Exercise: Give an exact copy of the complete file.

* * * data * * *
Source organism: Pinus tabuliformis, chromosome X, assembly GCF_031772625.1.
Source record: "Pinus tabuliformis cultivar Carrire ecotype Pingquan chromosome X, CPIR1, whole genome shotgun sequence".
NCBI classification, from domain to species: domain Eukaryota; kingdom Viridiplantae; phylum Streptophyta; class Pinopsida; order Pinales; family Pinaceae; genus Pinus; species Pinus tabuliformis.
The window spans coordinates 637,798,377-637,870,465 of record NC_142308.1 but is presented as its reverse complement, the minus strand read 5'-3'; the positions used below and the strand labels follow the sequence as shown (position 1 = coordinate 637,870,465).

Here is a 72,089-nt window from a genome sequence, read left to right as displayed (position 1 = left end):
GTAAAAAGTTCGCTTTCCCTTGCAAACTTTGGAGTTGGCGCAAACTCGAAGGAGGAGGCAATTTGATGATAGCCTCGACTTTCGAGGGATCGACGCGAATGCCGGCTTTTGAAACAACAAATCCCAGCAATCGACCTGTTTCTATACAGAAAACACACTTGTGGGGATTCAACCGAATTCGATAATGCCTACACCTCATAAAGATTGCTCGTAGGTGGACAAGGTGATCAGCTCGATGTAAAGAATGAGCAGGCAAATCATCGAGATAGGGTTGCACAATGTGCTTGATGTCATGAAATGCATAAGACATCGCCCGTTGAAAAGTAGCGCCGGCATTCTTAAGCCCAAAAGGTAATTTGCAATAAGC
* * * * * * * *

Source organism: Pinus tabuliformis, chromosome X, assembly GCF_031772625.1.
Source record: "Pinus tabuliformis cultivar Carrire ecotype Pingquan chromosome X, CPIR1, whole genome shotgun sequence".
NCBI classification, from domain to species: domain Eukaryota; kingdom Viridiplantae; phylum Streptophyta; class Pinopsida; order Pinales; family Pinaceae; genus Pinus; species Pinus tabuliformis.
The window spans coordinates 637,798,377-637,870,465 of record NC_142308.1 but is presented as its reverse complement, the minus strand read 5'-3'; the positions used below and the strand labels follow the sequence as shown (position 1 = coordinate 637,870,465).

Here is a 72,089-nt window from a genome sequence, read left to right as displayed (position 1 = left end):
GTAAAAAGTTCGCTTTCCCTTGCAAACTTTGGAGTTGGCGCAAACTCGAAGGAGGAGGCAATTTGATGATAGCCTCGACTTTCGAGGGATCGACGCGAATGCCGGCTTTTGAAACAACAAATCCCAGCAATCGACCTGTTTCTATACAGAAAACACACTTGTGGGGATTCAACCGAATTCGATAATGCCTACACCTCATAAAGATTGCTCGTAGGTGGACAAGGTGATCAGCTCGATGTAAAGAATGAGCAGGCAAATCATCGAGATAGGGTTGCACAATGTGCTTGATGTCATGAAATGCATAAGACATCGCCCGTTGAAAAGTAGCGCCGGCATTCTTAAGCCCAAAAGGTAATTTGCAATAAGC